The New Mexico Supreme Court has made a pivotal decision, granting jurisdiction to tribal courts over personal injury and property damage cases against Native American casinos.
This ruling concludes a protracted legal battle, marking a significant victory for the sovereignty of pueblos and tribes in handling legal claims within their jurisdictions.
Origins of the Jurisdictional Debate
The case that sparked this legal discussion began in 2016 when an employee of an electrical company was severely injured while making a delivery at Pojoaque Pueblo’s casino.
The lawsuit’s journey through the legal system culminated in the New Mexico Supreme Court’s decision, which reverses previous lower court rulings.
This outcome aligns with two critical federal decisions that effectively terminated a tribal-state gambling compact provision. This provision previously allowed for shifting jurisdiction from tribal to state courts for certain damage claims.
New Mexico Supreme Court Building
The Stance of Native American Tribes
Native American tribes, including Santa Ana and Santa Clara pueblos and others, strongly supported maintaining jurisdiction over such cases within tribal courts.
Attorney Richard Hughes, representing several pueblos, emphasized the significance of the ruling, stating, “We’ve been fighting state court jurisdiction over these cases for 20 years and so it’s the end of a long struggle to keep state courts out of determining tribal affairs.”
The tribes argue that the federal Indian Gaming Regulatory Act does not authorize state courts to exercise jurisdiction over personal injury claims against tribal entities.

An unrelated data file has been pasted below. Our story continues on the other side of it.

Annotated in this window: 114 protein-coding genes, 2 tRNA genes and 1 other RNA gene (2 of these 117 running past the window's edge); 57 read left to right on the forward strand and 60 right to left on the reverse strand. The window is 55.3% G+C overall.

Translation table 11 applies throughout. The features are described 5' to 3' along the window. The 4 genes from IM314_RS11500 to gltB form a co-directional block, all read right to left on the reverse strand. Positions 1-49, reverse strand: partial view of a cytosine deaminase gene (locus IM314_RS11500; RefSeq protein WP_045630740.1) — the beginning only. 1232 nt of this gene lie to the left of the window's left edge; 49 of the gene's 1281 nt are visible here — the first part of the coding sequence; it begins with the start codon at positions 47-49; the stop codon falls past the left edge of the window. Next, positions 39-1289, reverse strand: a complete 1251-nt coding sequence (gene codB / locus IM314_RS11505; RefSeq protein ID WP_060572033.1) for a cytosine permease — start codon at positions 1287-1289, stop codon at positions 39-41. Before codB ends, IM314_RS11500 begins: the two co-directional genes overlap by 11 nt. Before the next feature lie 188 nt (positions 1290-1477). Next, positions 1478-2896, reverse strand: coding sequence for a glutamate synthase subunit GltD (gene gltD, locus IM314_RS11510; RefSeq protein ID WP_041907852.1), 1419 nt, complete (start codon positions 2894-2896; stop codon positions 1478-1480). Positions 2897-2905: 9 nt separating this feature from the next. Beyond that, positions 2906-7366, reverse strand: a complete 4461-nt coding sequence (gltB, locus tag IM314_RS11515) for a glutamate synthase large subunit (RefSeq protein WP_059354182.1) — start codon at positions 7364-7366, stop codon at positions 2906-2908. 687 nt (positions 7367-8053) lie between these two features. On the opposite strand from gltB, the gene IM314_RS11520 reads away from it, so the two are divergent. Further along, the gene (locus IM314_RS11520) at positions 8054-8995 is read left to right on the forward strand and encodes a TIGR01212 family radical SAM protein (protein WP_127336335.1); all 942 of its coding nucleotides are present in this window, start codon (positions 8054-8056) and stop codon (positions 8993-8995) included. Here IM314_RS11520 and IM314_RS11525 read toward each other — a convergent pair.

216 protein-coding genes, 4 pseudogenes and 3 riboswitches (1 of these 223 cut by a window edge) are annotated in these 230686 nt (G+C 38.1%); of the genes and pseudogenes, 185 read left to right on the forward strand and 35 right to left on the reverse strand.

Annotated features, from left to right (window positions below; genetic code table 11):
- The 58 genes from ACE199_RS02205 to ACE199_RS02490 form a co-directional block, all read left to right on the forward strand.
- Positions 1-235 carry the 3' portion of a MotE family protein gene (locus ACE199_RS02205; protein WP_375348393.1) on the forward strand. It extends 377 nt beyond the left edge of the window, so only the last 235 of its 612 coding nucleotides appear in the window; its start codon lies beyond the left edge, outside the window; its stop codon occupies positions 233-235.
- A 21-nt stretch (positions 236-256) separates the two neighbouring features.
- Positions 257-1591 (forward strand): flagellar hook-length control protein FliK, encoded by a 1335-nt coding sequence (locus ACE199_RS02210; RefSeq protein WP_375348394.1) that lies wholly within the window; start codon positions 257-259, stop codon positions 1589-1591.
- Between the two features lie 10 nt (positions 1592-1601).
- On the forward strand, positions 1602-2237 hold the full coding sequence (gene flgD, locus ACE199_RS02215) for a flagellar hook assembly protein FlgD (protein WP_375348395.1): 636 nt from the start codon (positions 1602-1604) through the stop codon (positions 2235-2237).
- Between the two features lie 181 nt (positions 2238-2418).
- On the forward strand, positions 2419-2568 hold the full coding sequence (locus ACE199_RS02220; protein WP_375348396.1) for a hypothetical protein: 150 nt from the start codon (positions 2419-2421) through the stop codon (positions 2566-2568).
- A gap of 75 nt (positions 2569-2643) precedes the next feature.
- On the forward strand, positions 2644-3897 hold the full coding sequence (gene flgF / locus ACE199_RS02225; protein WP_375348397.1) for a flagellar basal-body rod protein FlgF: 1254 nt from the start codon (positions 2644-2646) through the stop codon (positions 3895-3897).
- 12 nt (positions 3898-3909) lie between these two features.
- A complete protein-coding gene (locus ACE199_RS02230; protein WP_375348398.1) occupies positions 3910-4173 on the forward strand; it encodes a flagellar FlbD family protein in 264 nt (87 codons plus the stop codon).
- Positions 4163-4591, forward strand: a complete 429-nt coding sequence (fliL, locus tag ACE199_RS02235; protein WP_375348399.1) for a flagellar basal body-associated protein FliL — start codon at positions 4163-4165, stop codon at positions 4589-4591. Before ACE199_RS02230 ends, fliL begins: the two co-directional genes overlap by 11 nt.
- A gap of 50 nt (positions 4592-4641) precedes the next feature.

The New Mexico Trial Lawyers Association has yet to comment on the ruling. Advocates of state court jurisdiction have expressed concerns that individuals suing tribal gambling operations could be at a disadvantage in tribal courts.
However, Hughes reassured that tribal courts are “perfectly competent to handle cases like this in a very fair and equitable fashion,” suggesting that personal injury lawyers might prefer arbitration before proceeding to tribal court.
The New Mexico Supreme Court’s decision firmly establishes tribal courts’ authority over certain legal claims against Native American casinos, reinforcing the sovereignty of Native American tribes in legal matters related to their gaming operations.
This landmark ruling is a crucial step in recognizing and respecting the legal autonomy of Native American communities in New Mexico.
Originating from Pazardzhik, Bulgaria, Neshko Manev pursued his studies in business management and game design, transitioning from Varna Free University in Bulgaria to the University of Greenwich. During his tenure at Greenwich, he concentrated on game design, with a significant focus on Virtual Reality systems. This intensive study provided him a nuanced understanding of the gaming sphere, influencing his subsequent professional path.